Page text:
Diary of an Artist During COVID-19 Pandemic: Ayọ̀ Akínwándé

The “ABC of Coronavirus” aka COVID-19   |   April 21 and May 6, 2020 

Photo: Ayọ̀ Akínwándé
Photo: Ayọ̀ Akínwándé

I was born the year Fela Anikulapo Kuti released the song, “Teacher Don’t Teach Me Nonsense.” My education began with learning the alphabets. Now I know when the teachers are teaching me nonsense. Everywhere you go, the government is teaching something. Maybe nonsense. 


Stay at home – No Light

Work from home – No Wi-Fi

Wash your hands – No Water

Social distancing – No More ‘Owambe’

Self-isolate – Under the Bridge

Face masks are hanging in people’s hands like bras. We now seat 3 on each row inside the Danfo Buses instead of 4, but the price has doubled. Agberos with no shirts now wear gloves. We are all in it together – the citizens, and the politicians who can’t travel abroad for medical treatment. All hail Corona.

But these teachers are still teaching us nonsense. Some are saying that Coronavirus was sent by the devil, teaching us nonsense on pulpits. Some believe that it is ‘a big man disease’, teaching us nonsense on the streets. Some say it is 5G, fake Gees! Some believe the government is using Coronavirus to cash-out from IMF, cooking up fake numbers, and reaping off the citizens as usual. Some are even saying, “Who WHO epp?”

How do we ask these teachers new questions? How do we ‘Face-Me-I-Face-You’ if we are to keep a distance of 1 meter from each other? If we are to stay at home, how do we feed our children? If we are to remain under lockdown, what happens after?  

Courtesy Ayọ̀ Akínwándé
Courtesy Ayọ̀ Akínwándé

Courtesy Ayọ̀ Akínwándé
Courtesy Ayọ̀ Akínwándé

On April 16, when the death toll from the virus in Nigeria was 12, security forces had killed 18 people from trying to enforce the lockdown. It’s a familiar story for Nigerians, and even foreigners, we are a weird bunch. I tried watching CNN, but my blood pressure increased. It’s all about their President. I switched to NTA, and I saw the Nigerian President addressing the country for the first time in a long while. No reporters present, just him and the media crew. After all, he is an older man, a high-risk individual, with underlying sicknesses, treated with taxpayers’ money. I listened to him, and I was depressed.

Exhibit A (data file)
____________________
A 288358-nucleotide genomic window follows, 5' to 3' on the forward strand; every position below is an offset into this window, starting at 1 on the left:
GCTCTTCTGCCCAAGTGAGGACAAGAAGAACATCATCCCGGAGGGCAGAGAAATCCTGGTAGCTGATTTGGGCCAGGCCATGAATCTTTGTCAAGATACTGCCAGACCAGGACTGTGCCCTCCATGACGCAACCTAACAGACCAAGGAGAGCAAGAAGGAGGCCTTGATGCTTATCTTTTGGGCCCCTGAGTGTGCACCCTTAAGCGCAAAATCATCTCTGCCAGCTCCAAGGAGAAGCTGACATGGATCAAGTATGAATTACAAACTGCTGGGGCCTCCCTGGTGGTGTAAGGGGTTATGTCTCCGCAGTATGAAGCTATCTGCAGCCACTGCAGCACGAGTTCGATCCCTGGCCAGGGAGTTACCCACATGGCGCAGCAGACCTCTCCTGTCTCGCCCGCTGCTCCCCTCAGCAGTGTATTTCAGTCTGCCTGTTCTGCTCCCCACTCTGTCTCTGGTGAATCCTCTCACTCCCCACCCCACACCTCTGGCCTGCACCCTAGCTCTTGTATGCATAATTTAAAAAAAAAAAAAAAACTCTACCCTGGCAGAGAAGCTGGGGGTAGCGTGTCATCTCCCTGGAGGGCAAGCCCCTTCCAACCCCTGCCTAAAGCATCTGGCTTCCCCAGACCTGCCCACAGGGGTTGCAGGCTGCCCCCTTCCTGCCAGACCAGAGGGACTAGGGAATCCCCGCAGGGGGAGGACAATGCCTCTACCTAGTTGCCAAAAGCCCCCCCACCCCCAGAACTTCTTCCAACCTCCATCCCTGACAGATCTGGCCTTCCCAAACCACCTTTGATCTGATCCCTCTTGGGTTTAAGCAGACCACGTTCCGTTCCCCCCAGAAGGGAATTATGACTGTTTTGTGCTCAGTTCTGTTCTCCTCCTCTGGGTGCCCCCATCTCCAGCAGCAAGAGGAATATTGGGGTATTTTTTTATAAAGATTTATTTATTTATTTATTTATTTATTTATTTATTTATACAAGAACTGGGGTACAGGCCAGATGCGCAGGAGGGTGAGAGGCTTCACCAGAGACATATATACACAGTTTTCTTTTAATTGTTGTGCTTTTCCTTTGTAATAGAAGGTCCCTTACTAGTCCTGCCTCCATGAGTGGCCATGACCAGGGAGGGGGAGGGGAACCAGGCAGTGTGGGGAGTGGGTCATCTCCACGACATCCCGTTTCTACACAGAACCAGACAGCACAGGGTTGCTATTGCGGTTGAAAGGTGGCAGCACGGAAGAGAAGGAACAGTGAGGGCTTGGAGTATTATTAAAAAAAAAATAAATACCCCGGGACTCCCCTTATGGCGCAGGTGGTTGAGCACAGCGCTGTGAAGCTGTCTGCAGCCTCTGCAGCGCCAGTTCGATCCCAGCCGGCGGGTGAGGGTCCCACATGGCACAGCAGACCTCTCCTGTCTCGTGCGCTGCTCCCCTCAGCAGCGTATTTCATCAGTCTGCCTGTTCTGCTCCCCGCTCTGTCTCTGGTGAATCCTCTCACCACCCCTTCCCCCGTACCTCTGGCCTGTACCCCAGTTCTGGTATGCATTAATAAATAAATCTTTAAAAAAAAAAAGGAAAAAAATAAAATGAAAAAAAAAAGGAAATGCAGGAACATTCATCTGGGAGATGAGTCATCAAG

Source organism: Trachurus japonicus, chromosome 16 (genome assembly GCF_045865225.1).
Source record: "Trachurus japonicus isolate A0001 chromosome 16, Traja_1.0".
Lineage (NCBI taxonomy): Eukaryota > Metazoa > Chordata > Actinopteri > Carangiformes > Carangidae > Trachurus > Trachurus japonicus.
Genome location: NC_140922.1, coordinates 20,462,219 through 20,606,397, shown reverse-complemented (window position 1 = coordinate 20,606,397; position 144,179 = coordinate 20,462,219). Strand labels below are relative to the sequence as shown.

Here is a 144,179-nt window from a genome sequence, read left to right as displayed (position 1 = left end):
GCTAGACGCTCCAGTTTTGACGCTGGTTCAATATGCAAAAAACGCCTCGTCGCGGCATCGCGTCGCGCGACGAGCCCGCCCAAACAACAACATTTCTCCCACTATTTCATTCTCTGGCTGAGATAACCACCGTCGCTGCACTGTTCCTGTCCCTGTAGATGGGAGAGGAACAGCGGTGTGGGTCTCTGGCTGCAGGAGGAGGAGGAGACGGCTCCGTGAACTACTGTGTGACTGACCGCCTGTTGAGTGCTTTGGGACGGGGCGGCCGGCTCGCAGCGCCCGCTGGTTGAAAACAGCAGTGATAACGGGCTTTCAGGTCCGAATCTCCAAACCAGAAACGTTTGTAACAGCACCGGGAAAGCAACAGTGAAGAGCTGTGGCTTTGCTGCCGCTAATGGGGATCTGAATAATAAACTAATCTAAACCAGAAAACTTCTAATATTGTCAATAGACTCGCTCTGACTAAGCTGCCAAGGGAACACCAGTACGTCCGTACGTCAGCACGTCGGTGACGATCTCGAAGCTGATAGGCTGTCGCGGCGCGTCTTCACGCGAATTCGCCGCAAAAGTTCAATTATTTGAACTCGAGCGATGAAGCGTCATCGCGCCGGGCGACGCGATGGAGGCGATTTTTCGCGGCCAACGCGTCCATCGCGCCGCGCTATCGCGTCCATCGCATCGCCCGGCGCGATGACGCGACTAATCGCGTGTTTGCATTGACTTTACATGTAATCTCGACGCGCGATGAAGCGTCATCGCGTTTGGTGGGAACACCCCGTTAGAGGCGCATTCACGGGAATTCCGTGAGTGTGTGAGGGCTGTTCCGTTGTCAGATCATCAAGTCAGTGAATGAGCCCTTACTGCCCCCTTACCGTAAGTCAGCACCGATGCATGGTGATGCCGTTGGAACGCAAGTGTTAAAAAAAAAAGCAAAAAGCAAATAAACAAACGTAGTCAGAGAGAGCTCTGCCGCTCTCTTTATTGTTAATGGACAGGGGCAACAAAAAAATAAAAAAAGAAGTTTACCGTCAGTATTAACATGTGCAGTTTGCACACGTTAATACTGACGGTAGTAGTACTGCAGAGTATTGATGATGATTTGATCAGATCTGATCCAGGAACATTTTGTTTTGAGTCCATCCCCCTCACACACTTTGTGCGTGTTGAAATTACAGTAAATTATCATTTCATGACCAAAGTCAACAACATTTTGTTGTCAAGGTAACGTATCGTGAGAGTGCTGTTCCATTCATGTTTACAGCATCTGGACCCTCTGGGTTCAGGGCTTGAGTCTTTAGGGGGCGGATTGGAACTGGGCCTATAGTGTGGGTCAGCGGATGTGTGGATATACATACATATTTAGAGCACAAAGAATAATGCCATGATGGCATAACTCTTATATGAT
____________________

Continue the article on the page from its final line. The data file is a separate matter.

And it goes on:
For some, every day is like a ‘pandemic’; a life lived in the unknown. But this global uncertainty is an accelerant. Lives have been lost, livelihoods are erased, and relationships are threatened. Some are under lockdown with their abusers; others are locked away from their lovers. So much uncertainty in the air, but we must keep breathing, and keep believing.

God bless the dead, and may their souls rest in peace.

Courtesy Ayọ̀ Akínwándé
Courtesy Ayọ̀ Akínwándé

Now let me teach you my nonsense:

A – Asymptomatic

B – Bats


D – Disease

E – Epicenter

F – FiveG


H – Hydroxychloroquine

I – Infections

J – Jobless

K – Keyworkers

L – Lockdown

M – Mask


O – Outbreak

P – Pandemic

Q – Quarantine

R – Recession

S – Symptoms

T – Testing

U – Undetected

V – Ventilators

W – Wuhan

X – Xenophobia

Y – Yemen

Z – Zero

Ayọ̀ Akínwándé | Artist, curator and writer based in Lagos. He works across lens-based media, installation, performance and sound. 


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